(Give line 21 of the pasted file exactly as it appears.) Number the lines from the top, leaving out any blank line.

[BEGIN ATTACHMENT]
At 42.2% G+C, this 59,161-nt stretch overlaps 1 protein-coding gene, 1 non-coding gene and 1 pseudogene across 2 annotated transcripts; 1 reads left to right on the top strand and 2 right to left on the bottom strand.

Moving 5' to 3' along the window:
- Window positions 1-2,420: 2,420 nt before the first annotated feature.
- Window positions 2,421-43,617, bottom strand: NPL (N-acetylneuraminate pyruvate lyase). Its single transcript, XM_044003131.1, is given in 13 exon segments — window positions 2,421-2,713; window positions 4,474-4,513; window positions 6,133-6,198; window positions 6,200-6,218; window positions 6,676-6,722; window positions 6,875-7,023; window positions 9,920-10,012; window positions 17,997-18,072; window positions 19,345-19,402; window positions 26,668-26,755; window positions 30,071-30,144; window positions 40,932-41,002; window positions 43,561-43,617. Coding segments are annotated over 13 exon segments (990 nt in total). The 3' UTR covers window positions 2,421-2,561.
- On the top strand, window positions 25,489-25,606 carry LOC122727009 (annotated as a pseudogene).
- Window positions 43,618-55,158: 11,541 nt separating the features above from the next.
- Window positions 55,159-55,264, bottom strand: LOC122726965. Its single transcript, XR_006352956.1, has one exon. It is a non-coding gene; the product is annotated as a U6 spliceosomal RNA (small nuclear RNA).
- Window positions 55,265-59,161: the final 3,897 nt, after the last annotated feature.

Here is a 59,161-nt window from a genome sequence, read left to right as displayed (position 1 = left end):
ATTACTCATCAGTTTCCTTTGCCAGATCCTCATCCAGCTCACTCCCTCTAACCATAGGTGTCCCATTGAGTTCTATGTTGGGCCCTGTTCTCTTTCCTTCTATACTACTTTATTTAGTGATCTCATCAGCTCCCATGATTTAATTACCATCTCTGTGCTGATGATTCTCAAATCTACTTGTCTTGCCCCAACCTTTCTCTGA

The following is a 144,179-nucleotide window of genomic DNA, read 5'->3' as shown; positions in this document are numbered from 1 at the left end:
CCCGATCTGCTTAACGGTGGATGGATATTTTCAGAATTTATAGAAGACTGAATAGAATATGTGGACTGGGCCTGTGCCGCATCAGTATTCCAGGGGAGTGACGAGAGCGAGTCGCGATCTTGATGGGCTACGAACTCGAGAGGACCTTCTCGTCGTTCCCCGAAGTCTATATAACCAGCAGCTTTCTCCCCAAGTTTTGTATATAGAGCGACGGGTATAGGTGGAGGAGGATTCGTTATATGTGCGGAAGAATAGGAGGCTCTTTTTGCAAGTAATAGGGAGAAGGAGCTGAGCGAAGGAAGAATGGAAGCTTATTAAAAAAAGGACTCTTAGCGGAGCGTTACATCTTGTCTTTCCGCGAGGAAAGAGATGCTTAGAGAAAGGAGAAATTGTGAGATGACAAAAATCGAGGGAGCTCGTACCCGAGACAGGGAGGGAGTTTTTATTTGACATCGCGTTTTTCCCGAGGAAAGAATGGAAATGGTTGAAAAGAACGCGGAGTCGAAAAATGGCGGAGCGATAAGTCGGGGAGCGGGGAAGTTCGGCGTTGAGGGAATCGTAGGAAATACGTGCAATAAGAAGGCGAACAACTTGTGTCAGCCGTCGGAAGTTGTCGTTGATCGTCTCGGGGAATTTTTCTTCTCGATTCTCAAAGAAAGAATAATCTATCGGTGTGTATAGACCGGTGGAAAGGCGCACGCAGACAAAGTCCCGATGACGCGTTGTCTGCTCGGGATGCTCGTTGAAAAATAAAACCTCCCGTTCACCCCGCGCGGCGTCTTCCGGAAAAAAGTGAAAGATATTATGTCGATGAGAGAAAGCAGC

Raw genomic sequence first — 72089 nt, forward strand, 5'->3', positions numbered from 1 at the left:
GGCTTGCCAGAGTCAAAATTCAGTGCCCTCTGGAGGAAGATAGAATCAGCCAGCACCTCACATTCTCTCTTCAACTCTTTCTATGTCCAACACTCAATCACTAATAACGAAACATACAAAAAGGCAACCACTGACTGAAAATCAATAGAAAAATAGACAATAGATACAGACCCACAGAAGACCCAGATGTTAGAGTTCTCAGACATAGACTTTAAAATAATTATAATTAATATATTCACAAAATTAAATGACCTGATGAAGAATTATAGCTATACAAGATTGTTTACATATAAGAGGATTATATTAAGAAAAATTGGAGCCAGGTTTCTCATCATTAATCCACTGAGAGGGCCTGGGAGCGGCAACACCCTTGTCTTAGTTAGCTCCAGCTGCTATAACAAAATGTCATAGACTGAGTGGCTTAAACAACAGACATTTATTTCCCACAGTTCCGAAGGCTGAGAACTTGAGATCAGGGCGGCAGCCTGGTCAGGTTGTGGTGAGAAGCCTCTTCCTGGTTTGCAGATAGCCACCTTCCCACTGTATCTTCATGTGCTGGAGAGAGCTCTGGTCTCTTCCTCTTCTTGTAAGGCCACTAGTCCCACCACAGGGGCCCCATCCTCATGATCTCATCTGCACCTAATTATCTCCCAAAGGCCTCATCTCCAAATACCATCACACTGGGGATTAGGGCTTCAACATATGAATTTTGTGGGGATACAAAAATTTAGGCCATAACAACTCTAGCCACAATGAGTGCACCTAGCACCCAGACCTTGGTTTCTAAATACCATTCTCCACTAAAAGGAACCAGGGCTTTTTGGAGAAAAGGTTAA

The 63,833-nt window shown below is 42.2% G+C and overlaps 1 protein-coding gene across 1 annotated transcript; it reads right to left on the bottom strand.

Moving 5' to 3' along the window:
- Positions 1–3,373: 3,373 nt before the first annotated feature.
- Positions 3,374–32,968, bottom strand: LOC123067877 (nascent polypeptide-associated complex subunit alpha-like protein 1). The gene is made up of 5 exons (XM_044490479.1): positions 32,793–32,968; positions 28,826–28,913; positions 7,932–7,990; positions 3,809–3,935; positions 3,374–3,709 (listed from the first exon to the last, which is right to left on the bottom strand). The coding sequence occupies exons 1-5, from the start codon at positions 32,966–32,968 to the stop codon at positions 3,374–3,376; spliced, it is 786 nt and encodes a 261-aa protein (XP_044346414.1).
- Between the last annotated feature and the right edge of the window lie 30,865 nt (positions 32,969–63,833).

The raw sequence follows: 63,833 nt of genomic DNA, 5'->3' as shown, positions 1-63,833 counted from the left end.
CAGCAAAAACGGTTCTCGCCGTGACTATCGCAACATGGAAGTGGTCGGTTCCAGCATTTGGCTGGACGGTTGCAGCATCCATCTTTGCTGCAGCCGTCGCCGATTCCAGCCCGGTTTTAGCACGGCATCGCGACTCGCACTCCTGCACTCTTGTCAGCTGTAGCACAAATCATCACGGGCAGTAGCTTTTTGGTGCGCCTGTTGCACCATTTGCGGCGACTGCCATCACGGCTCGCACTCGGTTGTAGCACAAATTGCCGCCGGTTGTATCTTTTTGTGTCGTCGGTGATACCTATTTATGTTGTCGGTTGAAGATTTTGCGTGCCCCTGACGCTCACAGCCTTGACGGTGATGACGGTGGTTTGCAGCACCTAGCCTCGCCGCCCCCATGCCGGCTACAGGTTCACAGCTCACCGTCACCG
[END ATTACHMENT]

CAGCAAAAACGGTTCTCGCCGTGACTATCGCAACATGGAAGTGGTCGGTTCCAGCATTTGGCTGGACGGTTGCAGCATCCATCTTTGCTGCAGCCGTCGCCGATTCCAGCCCGGTTTTAGCACGGCATCGCGACTCGCACTCCTGCACTCTTGTCAGCTGTAGCACAAATCATCACGGGCAGTAGCTTTTTGGTGCGCCTGTTGCACCATTTGCGGCGACTGCCATCACGGCTCGCACTCGGTTGTAGCACAAATTGCCGCCGGTTGTATCTTTTTGTGTCGTCGGTGATACCTATTTATGTTGTCGGTTGAAGATTTTGCGTGCCCCTGACGCTCACAGCCTTGACGGTGATGACGGTGGTTTGCAGCACCTAGCCTCGCCGCCCCCATGCCGGCTACAGGTTCACAGCTCACCGTCACCG